Appalachian Trail Journal Day 17
Hemlock Hollow Hostel to Duckett House, Hot Springs, NC
I cooked Pizza Grits Supreme for breakfast and headed up to the hostel store to send e-mails and have a cup of coffee. After I purchased snacks and topped off my fuel bottle, Hattie, the proprietor, shuttled me back to the trail in the golf cart. The dog followed behind the cart and took my seat on the way back. The hiking was easy through Allen Gap, but then the trail turned steeply uphill where I became aware of the growing heat and humidity. My freshly cleaned shirt morphed back into a wet rag. The trail bent accordion style in and out of the coves of Spring Mountain. Once, when I looked up from my daydreaming, I saw an entire cove filled with blooming Mountain Laurel. Each cove has a different orientation to the sun, so plants bloom at different times.
I had intended to stop for lunch at Spring Mountain Shelter, but when I got there I found the place inhabited by aggressive gnats. A young man was sitting on the picnic table serving as the first course. I gave him one of my bug repellent wipes. We talked for awhile about how he desperately wanted to turn his life away from alcohol. He was out on the trail with his brother-in-law, who had lagged behind, looking for answers. Although he said Alcoholics Anonymous didn’t work for him, I encouraged him to keep an open mind and never give up on himself. It seemed odd coming out of my mouth, but I assured him that God loved him. Up ahead, I ran into his brother-in-law, who was also looking to turn things around. He was at least 70 pounds overweight and thought some time on the trail would break his addiction to junk food. He had just fallen and tumbled through what he believed was poison ivy. I was concerned for him, but he assured me he was only hiking three to four miles a day.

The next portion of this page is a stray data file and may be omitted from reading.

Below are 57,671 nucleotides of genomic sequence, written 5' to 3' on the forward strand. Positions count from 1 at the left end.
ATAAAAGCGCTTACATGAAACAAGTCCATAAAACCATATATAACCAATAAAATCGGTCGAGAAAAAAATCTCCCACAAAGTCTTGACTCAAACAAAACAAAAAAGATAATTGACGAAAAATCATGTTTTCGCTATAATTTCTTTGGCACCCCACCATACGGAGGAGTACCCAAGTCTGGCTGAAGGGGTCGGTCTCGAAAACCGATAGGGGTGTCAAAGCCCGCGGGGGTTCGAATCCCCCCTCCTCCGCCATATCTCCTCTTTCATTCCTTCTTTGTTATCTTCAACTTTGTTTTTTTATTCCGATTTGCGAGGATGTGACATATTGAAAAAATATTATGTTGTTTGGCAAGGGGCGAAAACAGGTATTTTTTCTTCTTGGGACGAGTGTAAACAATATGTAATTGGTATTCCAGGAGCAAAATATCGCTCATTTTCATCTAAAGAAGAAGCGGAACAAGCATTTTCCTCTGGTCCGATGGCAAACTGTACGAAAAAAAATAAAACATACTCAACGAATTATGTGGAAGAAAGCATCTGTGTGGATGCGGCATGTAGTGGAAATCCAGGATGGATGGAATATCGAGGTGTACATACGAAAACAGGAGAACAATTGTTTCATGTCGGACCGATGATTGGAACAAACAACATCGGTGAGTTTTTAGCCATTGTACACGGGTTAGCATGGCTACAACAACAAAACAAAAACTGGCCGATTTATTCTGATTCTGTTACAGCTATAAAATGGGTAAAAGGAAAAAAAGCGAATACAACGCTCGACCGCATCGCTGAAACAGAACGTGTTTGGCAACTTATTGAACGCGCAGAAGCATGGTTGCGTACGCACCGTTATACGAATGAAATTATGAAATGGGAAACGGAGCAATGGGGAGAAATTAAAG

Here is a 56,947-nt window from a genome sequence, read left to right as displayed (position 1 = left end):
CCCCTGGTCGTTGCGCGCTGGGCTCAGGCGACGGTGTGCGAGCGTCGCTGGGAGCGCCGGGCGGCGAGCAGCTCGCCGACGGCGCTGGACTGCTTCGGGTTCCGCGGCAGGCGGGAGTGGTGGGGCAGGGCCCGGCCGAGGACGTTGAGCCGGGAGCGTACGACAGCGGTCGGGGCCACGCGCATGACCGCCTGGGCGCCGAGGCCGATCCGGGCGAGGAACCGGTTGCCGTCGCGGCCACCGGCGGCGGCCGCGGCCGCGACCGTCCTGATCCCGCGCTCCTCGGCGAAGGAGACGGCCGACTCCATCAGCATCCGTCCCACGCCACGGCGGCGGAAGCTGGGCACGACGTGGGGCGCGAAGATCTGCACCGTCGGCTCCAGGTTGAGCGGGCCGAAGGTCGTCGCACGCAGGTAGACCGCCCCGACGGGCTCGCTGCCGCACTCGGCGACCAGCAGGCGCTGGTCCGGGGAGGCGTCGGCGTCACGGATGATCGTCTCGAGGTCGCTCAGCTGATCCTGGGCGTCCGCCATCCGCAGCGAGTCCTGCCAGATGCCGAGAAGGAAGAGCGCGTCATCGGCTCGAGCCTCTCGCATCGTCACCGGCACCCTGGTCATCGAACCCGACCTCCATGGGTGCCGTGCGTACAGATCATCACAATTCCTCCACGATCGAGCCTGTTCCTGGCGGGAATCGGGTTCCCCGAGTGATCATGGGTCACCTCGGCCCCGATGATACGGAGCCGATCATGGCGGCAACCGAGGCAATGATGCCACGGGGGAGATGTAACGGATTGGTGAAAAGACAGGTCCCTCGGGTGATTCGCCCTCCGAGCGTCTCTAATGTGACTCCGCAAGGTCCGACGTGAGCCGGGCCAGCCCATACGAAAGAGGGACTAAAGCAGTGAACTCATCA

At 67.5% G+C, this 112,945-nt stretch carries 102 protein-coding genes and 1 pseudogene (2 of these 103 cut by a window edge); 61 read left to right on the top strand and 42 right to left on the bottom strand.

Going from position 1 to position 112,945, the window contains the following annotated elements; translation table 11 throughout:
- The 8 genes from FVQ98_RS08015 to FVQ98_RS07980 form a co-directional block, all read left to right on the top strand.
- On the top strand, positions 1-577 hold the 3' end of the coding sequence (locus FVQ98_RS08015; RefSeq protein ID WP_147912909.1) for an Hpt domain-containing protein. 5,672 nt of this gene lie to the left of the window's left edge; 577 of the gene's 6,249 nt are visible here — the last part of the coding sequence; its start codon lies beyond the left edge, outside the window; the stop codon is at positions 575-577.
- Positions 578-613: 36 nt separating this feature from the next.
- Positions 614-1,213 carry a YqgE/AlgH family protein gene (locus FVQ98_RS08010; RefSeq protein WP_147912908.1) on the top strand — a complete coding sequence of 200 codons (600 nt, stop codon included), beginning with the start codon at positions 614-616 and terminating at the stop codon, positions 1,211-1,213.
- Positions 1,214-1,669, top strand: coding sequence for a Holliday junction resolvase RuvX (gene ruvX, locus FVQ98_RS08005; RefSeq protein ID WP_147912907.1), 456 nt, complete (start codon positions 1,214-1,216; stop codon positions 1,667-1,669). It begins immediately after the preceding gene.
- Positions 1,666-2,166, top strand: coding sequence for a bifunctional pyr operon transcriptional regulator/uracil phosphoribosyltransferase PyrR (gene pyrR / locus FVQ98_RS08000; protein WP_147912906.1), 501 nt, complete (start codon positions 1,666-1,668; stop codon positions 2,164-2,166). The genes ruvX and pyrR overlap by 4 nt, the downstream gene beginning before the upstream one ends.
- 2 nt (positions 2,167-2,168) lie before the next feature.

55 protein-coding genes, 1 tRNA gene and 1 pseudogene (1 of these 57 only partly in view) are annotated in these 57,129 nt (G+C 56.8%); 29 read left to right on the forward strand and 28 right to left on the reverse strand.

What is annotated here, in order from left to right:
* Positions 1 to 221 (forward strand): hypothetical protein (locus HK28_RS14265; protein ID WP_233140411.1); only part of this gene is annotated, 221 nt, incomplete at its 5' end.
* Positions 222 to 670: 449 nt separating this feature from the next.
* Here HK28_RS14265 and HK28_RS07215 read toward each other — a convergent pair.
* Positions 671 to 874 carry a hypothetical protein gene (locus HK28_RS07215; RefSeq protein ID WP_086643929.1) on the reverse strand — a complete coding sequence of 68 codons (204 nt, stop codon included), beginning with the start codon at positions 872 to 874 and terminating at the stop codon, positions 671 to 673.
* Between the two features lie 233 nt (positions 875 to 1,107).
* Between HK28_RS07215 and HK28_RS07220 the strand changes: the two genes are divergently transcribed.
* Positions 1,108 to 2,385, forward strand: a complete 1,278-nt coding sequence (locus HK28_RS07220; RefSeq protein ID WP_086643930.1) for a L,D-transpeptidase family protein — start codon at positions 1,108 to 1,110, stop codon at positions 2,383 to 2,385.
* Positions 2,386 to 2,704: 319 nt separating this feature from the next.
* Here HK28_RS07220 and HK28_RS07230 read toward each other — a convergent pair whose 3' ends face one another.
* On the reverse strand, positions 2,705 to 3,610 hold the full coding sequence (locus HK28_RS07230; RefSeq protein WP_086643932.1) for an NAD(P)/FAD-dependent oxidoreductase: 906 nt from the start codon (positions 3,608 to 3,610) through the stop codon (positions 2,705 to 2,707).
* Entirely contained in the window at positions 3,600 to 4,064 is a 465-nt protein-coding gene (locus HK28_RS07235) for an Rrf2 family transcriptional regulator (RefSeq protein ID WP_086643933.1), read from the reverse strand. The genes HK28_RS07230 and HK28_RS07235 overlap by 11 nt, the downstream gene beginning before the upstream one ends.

The last mile approaching Hot Springs was similar to leaving Erwin- a view from up high looking down at a big river, this time the French Broad, and the sound of a train rumbling through town. The trail descended steeply with switchbacks down the rocky face of the mountain. I reached the river early evening and followed the trail upstream into town. The Appalachian Trail passes over the bridge and right through downtown Hot Springs.
The Duckett House, built in 1900, is now operated as a bed & breakfast inn. I stayed in the bunkhouse across the yard, but took my shower and did laundry at the house. Duckett House gets my vote for “Best Shower.” They have a big garden and hens running around between the main house and the bunkhouse. The only disadvantage of the Duckett House is that it is on the far side of town, so I had to walk back into town a couple of times for dinner and breakfast. When I returned from dinner at the Rock Bottom Saloon, I picked up the guitar leaning against the wall in the parlor and played quietly so as not to disturb the guests who were sleeping upstairs.
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